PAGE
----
Volvo’s out to drive a hard deal

DubaiVolvo wants a seat at the high table among luxury carmakers ... and in the S90 they may just have the perfect set of credentials for an invite. Launched in the UAE in October, its top-end sedan brandishes a brand new grille and a lot more to take on...

Volvo’s out to drive a hard deal

Dubai

Volvo wants a seat at the high table among luxury carmakers ... and in the S90 they may just have the perfect set of credentials for an invite. Launched in the UAE in October, its top-end sedan brandishes a brand new grille and a lot more to take on the German supremacy in the category. And Volvo ticks an important box by maintaining a price range of Dh189,900 to Dh279,999, below what the competition have tagged on for their flagship versions.

With good reason too — the Swedish brand, owned by China’s Zheijang Geely Holding Group, is intent on winning over a new generation of buyers and market share in the UAE. “Here, our share is 1.6 per cent within the luxury category — our global strategy is a 10 per cent segment share,” said Emre Karaer, General Manager — Volvo Cars MENA and CIS. “In Europe, we are at 15-20 per cent; in Morocco and Lebanon, it’s 10 per cent and above. I think we can expect 8-10 per cent in the UAE by 2020-21.”

Is the pricing on the S90 then a calculated gamble to woo prospective buyers? “There is no gamble in our business — everything is worked on segments,” said Karaer. “We look at the spec-adjusted pricing and if you are in a position where the brand has strength, that dictates what you do. We carry some currency risk ... our pricing is determined by the marketplace. And, periodically, we check the market if we are still competitive.”

Volvo improved upon its sales last year, in what was an exceptionally difficult year for the local auto market. The expected fourth quarter bump in sales did not materialise for most dealerships, as consumers held back going in for new purchases in an uncertain economy.

For Volvo, the XC90 and XC60 SUVs were the best-performing models, so much so they contribute 75 per cent of local sales. And the profit margins on these SUVs are quite welcome.

“We need that kind of margin because we are continuously investing — $11 billion to bring out the new cars,” said Karaer. “Sales growth has to come with profitability because we are going to be a listed company. In the latest financials, we improved operating margins to 6 per cent from 4.1 per cent. Our target is 8 per cent by 2020.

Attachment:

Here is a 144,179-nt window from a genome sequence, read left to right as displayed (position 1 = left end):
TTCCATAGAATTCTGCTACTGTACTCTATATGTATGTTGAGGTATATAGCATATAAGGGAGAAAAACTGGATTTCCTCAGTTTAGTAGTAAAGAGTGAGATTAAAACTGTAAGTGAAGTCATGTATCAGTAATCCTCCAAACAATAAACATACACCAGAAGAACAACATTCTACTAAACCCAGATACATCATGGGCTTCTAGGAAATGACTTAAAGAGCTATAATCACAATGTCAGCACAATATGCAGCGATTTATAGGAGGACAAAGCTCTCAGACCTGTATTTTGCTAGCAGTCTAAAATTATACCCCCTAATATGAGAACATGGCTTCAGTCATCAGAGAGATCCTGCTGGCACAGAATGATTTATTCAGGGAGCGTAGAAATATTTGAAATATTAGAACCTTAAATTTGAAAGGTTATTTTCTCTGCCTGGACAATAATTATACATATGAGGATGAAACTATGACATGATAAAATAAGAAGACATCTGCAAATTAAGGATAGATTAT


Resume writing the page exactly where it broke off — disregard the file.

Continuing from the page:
“Last year, we improved segment share in every single market (excluding Saudi Arabia) in the Middle East. While the overall premium segment dropped by 21 per cent in these markets, we grew 14.4 per cent.”

Volvo will soon have a brand new importer covering all three regions in Saudi Arabia. “We haven’t performed well in that market — that’s going to change,” Karaer added.

With Zheijang Geely Holding Group providing the financial base, Volvo is seeing through a gradual overhaul of its line-up. First off the blocks was the XC90 and that proved to be a hit in all the key territories where it sells.

Then followed the retuning of the sedan range, starting with the introduction of the S90, which has on board a T6 2.0l four-cylinder (turbo and Supercharged). It can belt out 320-hp at 400-Nm, and does the 0-100 kph in a fairly nifty 5.9 seconds. (The 90 range also includes the V90 and V90 Cross Country.)

Next up from the production line will be the all-new XC60 this month, and with the regional availability set for Q4-17. “By 2020, XC90 will be the oldest car in our showroom,” said Karaer. “We have renewed the 90 cluster and now, we move to the 60 and then 40.

“Volvo’s strategy is to go up in premium. The current XC60 is the old dynasty. The new will, naturally, be more expensive.

“And there might always be new products. In Europe, you see the C segment and sedan sales dropping; in the US, it’s the same and the shift is happening from large SUVs to the smaller. The SUV penetration is increasing.

“Now we have three home markets — Europe, China and the US. Last year, we had 18 per cent year-on-year growth in the US. In China, it was 11.5 per cent and globally, it was 6.6 per cent.

“Even in Europe, there was still growth even though these are mature markets. The US and China are key to our future position. If we want to grow, we have to do it there.” 

Fact Box

The chances of an immediate turnaround for car sales in the UAE are a bit hazy. “From our perspective, it was tough in 2016 and that state of affairs continues,” said Mohammad Maktari, Managing Director at Trading Enterprises. “Historically, huge amounts of car re-exports happen in the UAE, and some of the premium auto brands might be relying on shipping - even by up to 50 per cent - to other markets in the region. Some dealers might say last year was really tough. Others might say they have high stock levels and some that it was even a wonderful year. I would say it was a mixed.”

Fact Box

The chances of an immediate turnaround for car sales in the UAE are a bit hazy. “From our perspective, it was tough in 2016 and that state of affairs continues,” said Mohammad Maktari, Managing Director at Trading Enterprises. “Historically, huge amounts of car re-exports happen in the UAE, and some of the premium auto brands might be relying on shipping - even by up to 50 per cent - to other markets in the region. Some dealers might say last year was really tough. Others might say they have high stock levels and some that it was even a wonderful year. I would say it was a mixed.”

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